- If the linked file and the source data file are not on the same drive, the drive letter is stored with a path to the file and file name.
- If the linked file and the source data file are in the same folder, only the file name is stored.
- If the source data file is located in a folder that is nested in the same root folder as the linked file, a property is stored to indicate the root folder. All portions of the path that are shared are not stored.
For example, if the linked file C:\Mydir\Linked.xls is dependent on C:\Mydir\Files\Source.xls, the only portion of the path that is stored is \Files\Source.xls.
- If the source data file is one folder down from the linked file, a property is stored to indicate this.
For example, the linked file is C:\Mydir\Files\Myfile\Linked.xls and the source data file is C:\Mydir\Files\Source.xls. Excel stores only \MyDir\Files\ .. \Source.xls.
Note This allows a link to be maintained when the linked file is copied to an additional sub folder of the folder that the source file is located in.
For example, the linked file is C:\Mydir\Files\Myfiles1\Linked.xls and the source data file is C:\Mydir\Files\Source.xls, the linked file, Linked.xls, is copied from the folder C:\Mydir\Files\Myfiles1 to a folder named C:\Mydir\Files\Myfiles2, and the link to C:\Mydir\Files\Source.xls is maintained.
- If the source data file is located in the XLStart, Alternate Startup File Location, or the Library folder, a property is written to indicate one of these folders, and only the file name is stored.
Note Excel recognizes two default XLStart folders from which to automatically open files on startup. The two folders are as follows:
The XLStart folder that is in the user's profile is the XLStart folder that will be stored as a property for the link. If you use the XLStart folder that is in the Office installation folder, that XLStart folder is treated like any other folder on the hard disk.
- The XLStart folder that is in the Office installation folder, such as C:\Program Files\Microsoft Office\Office folder\XLStart
- The XLStart folder that is in the user's profile, such as C:\Documents and Settings\username\Application Data\Microsoft\Excel\XLStart
The Office folder name changes between versions of Office. For example, the Office folder name is Office, Office10, Office11 or Office12, depending on the version of Office that you are running. This folder name change causes links to be broken if you move to a computer that is running a different version of Excel than the version in which the link was established.
Relative vs. absolute links Links to external workbooks are created in a relative manner whenever possible. This means that the full path to the source data file is not recorded, but rather the portion of the path as it relates to the linked workbook. With this method, you can move the workbooks without breaking the links between them. The links remain intact, however, only if the workbooks remain in the same location relative to each other. For example, if the linked file is C:\Mydir\Linked.xls and the source data file is C:\Mydir\Files\Source.xls, you can move the files to the D drive as long as the source file is still located in a subfolder called "files".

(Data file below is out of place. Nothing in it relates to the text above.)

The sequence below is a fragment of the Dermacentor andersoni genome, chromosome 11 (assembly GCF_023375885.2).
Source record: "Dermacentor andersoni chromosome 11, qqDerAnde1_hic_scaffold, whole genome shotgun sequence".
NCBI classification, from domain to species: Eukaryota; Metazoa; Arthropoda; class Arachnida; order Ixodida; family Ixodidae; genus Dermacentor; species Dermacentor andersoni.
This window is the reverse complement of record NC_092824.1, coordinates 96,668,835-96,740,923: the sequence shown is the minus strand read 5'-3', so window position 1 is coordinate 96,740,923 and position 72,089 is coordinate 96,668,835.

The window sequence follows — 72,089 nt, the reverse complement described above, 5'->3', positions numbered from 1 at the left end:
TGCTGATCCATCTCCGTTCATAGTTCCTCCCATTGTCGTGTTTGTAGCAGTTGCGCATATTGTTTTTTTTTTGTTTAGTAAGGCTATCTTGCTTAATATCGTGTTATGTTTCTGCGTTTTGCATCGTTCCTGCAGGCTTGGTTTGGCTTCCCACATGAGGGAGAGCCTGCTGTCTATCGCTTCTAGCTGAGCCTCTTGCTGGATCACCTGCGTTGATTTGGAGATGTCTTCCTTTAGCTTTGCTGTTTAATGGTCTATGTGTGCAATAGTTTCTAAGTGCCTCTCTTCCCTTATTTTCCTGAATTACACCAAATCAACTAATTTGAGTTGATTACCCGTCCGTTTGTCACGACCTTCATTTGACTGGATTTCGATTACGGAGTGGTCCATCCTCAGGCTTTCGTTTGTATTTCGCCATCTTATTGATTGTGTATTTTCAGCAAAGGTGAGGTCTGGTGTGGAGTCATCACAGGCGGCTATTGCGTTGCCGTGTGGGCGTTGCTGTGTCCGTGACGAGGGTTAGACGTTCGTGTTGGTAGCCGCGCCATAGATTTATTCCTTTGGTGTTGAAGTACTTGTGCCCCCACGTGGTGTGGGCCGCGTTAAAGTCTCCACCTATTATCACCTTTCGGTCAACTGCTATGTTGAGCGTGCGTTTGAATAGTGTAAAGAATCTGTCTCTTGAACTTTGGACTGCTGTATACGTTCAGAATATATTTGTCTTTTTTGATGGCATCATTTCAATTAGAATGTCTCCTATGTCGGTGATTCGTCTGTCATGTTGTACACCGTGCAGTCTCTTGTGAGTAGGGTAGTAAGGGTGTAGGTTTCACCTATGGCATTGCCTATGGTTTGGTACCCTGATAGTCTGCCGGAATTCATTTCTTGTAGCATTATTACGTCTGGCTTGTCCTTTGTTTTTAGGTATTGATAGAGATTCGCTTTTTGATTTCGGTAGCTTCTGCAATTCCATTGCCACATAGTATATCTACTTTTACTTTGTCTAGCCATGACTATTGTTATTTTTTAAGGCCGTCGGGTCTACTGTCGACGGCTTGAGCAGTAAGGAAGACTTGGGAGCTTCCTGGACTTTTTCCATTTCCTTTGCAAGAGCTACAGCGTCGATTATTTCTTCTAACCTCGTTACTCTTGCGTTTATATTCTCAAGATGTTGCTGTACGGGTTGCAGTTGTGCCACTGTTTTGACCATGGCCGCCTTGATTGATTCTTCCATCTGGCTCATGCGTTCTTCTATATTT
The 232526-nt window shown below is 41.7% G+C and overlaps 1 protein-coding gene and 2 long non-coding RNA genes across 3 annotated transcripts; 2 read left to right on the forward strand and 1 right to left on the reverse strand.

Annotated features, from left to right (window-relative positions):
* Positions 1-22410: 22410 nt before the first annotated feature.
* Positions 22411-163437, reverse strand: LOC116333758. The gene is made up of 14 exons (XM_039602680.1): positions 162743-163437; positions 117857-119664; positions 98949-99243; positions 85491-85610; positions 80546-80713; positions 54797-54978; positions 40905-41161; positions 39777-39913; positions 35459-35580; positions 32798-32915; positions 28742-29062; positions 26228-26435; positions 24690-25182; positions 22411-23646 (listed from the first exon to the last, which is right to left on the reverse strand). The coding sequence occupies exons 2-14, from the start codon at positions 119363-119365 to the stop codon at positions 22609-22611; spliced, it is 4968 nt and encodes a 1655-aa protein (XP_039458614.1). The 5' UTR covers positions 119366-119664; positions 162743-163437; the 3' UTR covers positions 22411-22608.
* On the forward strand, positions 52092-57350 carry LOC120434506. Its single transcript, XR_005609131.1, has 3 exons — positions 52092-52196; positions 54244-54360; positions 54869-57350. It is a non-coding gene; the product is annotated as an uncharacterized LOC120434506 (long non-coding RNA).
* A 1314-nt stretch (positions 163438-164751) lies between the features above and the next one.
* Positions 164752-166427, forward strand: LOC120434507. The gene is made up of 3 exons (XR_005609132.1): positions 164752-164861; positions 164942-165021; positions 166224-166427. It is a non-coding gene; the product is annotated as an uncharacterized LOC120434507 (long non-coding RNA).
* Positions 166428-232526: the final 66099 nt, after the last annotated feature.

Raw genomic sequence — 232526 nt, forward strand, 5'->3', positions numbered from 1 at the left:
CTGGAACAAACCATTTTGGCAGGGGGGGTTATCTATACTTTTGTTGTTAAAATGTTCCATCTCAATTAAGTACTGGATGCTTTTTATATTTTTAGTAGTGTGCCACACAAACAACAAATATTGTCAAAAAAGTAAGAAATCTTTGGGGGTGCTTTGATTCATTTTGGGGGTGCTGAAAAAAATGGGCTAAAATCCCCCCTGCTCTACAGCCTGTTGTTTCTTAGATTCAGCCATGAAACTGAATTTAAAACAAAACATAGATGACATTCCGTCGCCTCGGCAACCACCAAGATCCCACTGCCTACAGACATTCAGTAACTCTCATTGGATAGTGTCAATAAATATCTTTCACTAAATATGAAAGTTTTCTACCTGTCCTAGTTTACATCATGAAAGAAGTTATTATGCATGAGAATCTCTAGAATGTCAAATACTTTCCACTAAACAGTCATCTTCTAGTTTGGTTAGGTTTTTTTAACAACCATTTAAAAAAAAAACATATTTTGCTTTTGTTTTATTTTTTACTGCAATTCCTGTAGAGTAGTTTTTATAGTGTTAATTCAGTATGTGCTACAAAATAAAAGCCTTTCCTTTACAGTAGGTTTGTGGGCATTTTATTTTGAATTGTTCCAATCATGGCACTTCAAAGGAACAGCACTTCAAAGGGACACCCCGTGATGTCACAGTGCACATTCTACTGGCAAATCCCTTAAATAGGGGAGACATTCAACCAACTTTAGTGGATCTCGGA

Relative links may cause problems if you move the linked file to different computers and the source is in a central location.
Mapped drives vs. UNC When a source data workbook is linked, the link is established based on the way that the workbook was opened. If the workbook was opened over a mapped drive, the link is created by using a mapped drive. The link remains that way regardless of how the source data workbook is opened in the future. If the source data file is opened by a UNC path, the link does not revert to a mapped drive, even if a matching drive is available. If you have both UNC and mapped drive links in the same file, and the source files are open at the same time as the destination file, only those links that match the way the file was opened will react as hyperlink. Specifically, if you open the file through a mapped drive and change the values in the source file, only those links created to the mapped drive will update immediately.
The link displayed in Excel may appear differently depending on how the workbook was opened. The link may appear to match either the root UNC share or the root drive letter that was used to open the file.
Scenarios that may cause links to not work as expected There are several circumstances in which links between files can be inadvertently made to point to erroneous locations. The following are two of the most common scenarios.
If you close the file without saving it, the links will not be changed. However, if you save the file before you close it, you will save the links with the current broken path. The folders between the root of the share and the mapped folder will be left out of the path. In the example above, the link would change to \\Server\Folder1. In other words, the Share name is eliminated from the path.
- You map a drive under the root of a share. For example, you map drive Z to \\Server\Share\Folder1.
- You create links to a workbook that is stored at the mapped location after you open the file through that mapped drive.
- You open the file by a UNC path.
- As a consequence the link will be broken.
If you close the file without saving it, the links will not be changed. However, if you save the file before you close it, you will save the links with the current broken path. The folders between the root of the share and the mapped folder will be left out of the path. In the example above, the link would change to \\Server\Folder1.
- You map a drive under the root of a share. For example, you map drive Z to \\Server\Share\Folder1.
- You open the file by a UNC path or a mapped drive mapped to a different folder on the share, such as \\Server\Share\Folder2.
- As a consequence, the link will be broken.